In a big win for benefits navigation startup Collective Health, insurer Health Care Service Corporation (HCSC) plans to offer its service to its self-funded customers next year.
HCSC, which is the fifth-largest commercial insurer in the U.S. and a major seller of Blue Cross Blue Shield health plans, will offer Collective Health to its customers in Illinois and Texas to start, with plans to expand into other markets in the future. It operates in a total of five states.
“It’s really just a confirmation of everything we’ve been working on for the last eight years,” Collective Health Co-Founder and CEO Ali Diab said in a Zoom interview. “Health plan administration is typically a very arcane practice. We’re trying to take it out of the 19th century and bring it into the 21st century.”
The San Francisco-based startup was founded in 2013, with the idea of building a technology backbone for health insurance. It builds care navigation tools and other resources for self-funded employers, helping them better manage healthcare costs.
It pulls in data from claims and other information to make recommendations for employees. For example, it might route someone to an outpatient radiology clinic rather than one within a hospital system for imaging. Or, it might notify them if they’re overdue for a mammogram or a blood glucose test, and give them the option to schedule an appointment.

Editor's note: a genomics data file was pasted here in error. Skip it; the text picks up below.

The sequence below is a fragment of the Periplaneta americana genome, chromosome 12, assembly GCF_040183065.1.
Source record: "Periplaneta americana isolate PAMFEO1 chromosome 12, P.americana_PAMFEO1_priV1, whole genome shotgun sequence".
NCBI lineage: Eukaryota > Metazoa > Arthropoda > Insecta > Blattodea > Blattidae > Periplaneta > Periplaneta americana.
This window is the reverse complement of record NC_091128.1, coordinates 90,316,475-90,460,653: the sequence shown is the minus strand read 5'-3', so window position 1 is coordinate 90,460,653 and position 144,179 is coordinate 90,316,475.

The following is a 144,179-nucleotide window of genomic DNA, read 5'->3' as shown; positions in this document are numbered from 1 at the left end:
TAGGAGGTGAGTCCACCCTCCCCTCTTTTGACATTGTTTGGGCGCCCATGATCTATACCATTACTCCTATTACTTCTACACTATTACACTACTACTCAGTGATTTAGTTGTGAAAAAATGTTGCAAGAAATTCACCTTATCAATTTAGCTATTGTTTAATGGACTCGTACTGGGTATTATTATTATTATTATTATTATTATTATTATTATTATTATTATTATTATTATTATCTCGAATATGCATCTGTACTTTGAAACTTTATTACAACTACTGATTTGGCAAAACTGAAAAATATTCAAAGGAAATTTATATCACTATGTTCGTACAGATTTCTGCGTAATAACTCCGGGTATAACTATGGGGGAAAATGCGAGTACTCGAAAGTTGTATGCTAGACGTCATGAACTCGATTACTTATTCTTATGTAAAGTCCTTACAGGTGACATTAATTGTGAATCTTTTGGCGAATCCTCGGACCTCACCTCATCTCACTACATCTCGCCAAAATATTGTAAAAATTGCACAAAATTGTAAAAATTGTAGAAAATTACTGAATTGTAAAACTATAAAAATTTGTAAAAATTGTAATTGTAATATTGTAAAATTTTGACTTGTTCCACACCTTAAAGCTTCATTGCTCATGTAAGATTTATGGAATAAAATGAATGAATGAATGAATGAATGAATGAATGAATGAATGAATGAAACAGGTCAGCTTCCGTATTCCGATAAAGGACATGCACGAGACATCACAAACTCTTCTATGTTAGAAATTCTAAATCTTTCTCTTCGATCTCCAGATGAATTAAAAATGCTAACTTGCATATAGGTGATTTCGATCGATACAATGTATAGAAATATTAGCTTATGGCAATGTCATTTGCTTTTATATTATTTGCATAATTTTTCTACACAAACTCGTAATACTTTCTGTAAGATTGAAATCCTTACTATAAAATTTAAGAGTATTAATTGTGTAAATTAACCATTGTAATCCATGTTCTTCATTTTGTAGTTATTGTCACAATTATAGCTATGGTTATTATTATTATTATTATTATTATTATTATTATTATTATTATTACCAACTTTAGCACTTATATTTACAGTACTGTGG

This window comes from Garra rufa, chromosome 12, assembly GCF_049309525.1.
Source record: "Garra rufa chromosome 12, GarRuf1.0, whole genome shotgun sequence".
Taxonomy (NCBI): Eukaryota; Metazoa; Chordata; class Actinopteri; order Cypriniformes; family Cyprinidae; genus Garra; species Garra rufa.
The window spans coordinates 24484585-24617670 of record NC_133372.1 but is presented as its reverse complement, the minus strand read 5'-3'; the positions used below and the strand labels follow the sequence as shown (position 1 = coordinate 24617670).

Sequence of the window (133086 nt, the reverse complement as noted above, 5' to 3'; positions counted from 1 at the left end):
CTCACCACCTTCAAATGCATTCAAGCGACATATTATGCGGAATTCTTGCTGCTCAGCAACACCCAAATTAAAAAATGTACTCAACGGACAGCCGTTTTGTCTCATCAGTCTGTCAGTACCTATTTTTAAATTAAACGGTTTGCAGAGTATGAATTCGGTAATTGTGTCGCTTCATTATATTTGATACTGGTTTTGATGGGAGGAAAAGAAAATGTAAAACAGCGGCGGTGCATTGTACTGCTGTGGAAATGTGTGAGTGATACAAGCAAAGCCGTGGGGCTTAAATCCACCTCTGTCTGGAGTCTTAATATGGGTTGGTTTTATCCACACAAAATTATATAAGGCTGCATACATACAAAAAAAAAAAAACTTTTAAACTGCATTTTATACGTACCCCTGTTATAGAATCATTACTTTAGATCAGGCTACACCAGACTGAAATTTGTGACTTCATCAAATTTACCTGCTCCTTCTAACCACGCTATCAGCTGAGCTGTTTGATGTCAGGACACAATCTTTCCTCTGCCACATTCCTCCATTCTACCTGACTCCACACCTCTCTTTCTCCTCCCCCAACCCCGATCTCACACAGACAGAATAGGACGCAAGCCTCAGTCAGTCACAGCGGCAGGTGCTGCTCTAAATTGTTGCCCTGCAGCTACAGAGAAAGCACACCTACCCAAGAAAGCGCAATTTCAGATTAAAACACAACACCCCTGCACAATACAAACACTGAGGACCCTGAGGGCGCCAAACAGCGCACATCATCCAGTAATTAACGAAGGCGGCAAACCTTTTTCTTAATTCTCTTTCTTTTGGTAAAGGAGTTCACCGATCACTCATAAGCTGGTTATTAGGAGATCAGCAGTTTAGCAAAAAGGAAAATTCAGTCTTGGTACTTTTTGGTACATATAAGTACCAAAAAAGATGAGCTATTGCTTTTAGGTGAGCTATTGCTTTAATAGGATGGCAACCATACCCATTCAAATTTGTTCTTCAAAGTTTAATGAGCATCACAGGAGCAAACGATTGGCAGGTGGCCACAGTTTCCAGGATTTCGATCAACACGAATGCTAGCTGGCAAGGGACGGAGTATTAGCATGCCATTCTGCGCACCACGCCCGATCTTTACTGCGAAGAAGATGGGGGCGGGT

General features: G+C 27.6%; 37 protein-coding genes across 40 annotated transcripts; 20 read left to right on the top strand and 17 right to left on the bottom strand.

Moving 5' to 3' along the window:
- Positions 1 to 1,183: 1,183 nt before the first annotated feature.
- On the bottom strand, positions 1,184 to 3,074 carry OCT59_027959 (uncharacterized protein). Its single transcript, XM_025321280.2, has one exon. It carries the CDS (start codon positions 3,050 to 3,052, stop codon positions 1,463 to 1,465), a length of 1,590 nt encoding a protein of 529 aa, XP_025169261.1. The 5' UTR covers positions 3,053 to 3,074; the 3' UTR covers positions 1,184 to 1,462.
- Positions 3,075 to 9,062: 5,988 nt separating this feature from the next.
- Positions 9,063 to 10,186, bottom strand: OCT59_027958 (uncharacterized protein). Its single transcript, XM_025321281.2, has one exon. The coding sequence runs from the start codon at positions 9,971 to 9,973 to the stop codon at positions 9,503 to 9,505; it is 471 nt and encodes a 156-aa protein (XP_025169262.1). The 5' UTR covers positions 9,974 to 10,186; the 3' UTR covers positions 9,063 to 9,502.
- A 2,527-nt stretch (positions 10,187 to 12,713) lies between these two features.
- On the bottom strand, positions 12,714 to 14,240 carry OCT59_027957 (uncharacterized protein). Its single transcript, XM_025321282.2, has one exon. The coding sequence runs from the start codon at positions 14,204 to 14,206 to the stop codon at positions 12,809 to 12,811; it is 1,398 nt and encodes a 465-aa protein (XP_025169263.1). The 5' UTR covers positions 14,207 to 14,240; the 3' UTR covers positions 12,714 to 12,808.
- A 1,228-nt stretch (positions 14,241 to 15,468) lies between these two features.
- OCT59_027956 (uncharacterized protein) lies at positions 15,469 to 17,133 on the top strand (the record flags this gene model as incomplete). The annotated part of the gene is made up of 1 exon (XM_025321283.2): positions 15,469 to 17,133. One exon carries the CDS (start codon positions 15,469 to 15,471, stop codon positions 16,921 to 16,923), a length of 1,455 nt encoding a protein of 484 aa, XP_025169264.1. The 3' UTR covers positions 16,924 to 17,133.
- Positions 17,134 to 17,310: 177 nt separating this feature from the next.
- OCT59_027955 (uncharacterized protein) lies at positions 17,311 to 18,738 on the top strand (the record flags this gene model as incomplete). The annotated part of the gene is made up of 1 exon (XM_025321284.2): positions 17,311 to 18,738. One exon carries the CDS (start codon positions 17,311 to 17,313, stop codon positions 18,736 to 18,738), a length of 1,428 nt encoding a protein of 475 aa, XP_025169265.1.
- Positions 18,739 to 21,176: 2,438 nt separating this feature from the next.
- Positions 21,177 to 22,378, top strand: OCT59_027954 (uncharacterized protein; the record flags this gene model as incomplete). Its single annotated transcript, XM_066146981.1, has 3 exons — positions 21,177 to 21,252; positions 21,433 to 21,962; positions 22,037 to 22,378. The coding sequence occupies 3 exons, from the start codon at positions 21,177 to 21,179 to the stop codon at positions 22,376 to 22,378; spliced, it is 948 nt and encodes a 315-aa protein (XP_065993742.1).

The same concept also extends across employees’ dental and vision benefits. For instance, Collective might recommend that someone with a history of cardiovascular disease go in for a teeth cleaning, if they hadn’t had one recently.
“Given where we sit as the health plan, we get to see a lot of how people use healthcare,” Diab said. “We’re in a very good position to recommend things for them based on their patterns of care or based on their needs.”
As part of the deal, HCSC also led a $280 million funding round in the startup. Previous investors, including NEA and SoftBank, also participated in the series F round. Two years ago, SoftBank led a $205 million investment in the startup.
Collective currently has about 300,000 members across 55 different employers, Diab said. Some of its clients include Illumina, Lyft and Katerra.
The company is one of a growing number of startups that are taking aim at answering employee questions about healthcare benefits while driving lower costs. Earlier this year, Grand Rounds acquired Doctor on Demand, and Accolade acquired PlushCare — two instances of benefit navigation startups adding telehealth to their services.